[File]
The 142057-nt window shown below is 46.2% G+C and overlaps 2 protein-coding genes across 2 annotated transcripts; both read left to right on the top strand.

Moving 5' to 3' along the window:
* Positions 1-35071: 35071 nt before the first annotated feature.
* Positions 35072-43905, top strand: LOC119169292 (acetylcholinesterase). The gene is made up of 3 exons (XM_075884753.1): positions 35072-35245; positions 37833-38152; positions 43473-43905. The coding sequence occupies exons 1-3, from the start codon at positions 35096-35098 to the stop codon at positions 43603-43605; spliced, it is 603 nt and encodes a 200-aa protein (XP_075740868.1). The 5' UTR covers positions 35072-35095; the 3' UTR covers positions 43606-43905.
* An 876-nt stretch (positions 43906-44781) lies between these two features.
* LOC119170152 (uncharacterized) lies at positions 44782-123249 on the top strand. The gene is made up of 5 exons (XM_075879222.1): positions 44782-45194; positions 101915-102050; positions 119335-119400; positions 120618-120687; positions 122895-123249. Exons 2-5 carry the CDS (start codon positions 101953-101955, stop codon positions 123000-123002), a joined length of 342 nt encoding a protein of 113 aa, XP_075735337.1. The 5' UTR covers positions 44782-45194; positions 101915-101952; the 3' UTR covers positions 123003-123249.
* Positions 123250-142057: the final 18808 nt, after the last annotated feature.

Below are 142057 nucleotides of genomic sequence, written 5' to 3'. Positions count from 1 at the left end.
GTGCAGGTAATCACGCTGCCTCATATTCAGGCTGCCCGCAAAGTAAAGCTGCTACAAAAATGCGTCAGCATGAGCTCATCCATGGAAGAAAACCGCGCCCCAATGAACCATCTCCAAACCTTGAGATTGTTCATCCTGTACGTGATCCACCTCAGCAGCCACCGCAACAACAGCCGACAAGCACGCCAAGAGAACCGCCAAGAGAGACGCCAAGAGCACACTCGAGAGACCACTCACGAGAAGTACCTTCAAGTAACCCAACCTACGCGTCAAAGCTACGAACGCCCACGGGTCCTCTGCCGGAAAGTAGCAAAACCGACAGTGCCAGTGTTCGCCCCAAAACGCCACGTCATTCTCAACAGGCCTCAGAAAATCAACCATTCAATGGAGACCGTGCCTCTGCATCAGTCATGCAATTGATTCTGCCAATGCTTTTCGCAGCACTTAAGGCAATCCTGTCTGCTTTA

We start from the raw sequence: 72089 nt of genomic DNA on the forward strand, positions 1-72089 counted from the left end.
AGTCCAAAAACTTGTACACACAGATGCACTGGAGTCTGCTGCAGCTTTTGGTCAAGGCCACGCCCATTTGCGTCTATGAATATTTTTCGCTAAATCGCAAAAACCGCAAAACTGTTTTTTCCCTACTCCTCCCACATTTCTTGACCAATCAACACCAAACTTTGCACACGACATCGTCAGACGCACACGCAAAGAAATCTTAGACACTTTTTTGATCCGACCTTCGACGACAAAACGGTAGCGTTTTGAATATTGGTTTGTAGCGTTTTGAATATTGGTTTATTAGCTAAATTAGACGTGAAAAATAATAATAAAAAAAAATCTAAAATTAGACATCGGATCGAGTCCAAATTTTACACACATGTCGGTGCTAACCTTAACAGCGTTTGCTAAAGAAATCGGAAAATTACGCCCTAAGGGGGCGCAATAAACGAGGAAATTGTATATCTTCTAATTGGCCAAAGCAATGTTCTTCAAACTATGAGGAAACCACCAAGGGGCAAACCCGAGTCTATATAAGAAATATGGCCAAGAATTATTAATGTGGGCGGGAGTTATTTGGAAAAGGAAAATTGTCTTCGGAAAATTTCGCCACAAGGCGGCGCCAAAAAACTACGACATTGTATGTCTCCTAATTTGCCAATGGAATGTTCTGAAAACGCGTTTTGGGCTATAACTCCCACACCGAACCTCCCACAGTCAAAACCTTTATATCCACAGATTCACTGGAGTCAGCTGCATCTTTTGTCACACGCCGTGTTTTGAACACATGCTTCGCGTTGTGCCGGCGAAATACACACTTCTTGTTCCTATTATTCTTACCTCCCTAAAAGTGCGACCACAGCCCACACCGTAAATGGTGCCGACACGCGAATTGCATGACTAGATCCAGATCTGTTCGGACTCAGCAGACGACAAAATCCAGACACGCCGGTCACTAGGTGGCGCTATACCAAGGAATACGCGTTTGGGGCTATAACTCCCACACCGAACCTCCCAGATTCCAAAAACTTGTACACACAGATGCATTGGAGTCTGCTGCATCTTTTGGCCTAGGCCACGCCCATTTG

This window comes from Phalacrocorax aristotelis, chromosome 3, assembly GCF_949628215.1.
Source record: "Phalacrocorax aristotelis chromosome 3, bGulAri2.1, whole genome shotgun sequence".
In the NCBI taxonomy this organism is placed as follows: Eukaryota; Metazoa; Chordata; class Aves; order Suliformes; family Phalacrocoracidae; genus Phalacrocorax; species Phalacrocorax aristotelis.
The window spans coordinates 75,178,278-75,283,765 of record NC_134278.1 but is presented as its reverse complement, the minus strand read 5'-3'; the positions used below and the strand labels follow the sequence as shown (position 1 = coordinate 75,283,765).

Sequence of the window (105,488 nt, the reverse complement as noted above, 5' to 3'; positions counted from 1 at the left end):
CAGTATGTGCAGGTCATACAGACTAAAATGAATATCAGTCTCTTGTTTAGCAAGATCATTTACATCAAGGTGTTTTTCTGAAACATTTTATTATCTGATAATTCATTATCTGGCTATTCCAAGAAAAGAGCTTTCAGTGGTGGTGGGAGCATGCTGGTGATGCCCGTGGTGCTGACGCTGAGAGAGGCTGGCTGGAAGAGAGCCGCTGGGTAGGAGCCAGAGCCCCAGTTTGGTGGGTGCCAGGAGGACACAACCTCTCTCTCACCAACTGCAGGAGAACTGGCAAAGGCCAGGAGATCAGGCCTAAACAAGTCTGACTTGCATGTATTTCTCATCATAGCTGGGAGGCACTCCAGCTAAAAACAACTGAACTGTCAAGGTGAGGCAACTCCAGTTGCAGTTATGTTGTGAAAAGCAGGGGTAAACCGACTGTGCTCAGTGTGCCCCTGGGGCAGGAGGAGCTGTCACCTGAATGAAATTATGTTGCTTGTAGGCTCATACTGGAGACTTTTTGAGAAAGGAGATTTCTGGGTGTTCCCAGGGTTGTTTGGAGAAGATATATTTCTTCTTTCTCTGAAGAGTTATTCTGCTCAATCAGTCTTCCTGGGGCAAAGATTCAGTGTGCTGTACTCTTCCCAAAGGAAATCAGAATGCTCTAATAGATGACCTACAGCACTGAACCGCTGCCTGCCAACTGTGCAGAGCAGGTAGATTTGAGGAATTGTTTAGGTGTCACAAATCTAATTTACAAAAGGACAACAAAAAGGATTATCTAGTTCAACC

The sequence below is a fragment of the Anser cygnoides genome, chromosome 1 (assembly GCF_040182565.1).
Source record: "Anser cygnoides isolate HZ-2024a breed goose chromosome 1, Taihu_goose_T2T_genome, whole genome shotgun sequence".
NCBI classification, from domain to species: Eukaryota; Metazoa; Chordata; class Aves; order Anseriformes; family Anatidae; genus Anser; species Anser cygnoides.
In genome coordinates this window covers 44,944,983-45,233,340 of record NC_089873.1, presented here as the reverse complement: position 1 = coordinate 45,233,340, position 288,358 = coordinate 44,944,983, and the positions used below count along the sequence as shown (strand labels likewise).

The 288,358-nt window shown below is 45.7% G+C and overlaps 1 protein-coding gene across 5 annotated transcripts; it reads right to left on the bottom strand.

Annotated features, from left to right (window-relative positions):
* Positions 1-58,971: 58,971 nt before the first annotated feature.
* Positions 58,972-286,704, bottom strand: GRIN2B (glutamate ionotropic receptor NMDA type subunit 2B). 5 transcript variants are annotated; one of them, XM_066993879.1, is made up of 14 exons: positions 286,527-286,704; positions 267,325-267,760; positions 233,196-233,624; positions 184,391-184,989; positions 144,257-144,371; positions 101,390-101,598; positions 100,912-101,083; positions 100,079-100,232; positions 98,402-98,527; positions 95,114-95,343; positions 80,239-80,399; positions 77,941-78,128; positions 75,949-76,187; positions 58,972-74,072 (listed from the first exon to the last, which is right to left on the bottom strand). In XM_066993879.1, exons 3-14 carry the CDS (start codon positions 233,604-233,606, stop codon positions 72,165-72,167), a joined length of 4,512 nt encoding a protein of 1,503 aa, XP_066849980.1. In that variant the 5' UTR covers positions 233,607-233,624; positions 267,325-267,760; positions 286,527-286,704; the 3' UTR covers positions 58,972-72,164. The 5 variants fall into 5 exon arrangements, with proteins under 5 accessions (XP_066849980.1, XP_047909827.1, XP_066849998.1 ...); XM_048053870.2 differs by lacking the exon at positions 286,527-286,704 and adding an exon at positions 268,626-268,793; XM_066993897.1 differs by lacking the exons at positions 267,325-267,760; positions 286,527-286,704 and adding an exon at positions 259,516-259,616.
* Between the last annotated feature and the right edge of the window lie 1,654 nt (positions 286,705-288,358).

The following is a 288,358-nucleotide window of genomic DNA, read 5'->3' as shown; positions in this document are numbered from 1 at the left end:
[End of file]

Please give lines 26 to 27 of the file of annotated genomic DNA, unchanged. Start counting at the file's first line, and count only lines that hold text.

* Between the last annotated feature and the right edge of the window lie 1,654 nt (positions 286,705-288,358).

The following is a 288,358-nucleotide window of genomic DNA, read 5'->3' as shown; positions in this document are numbered from 1 at the left end: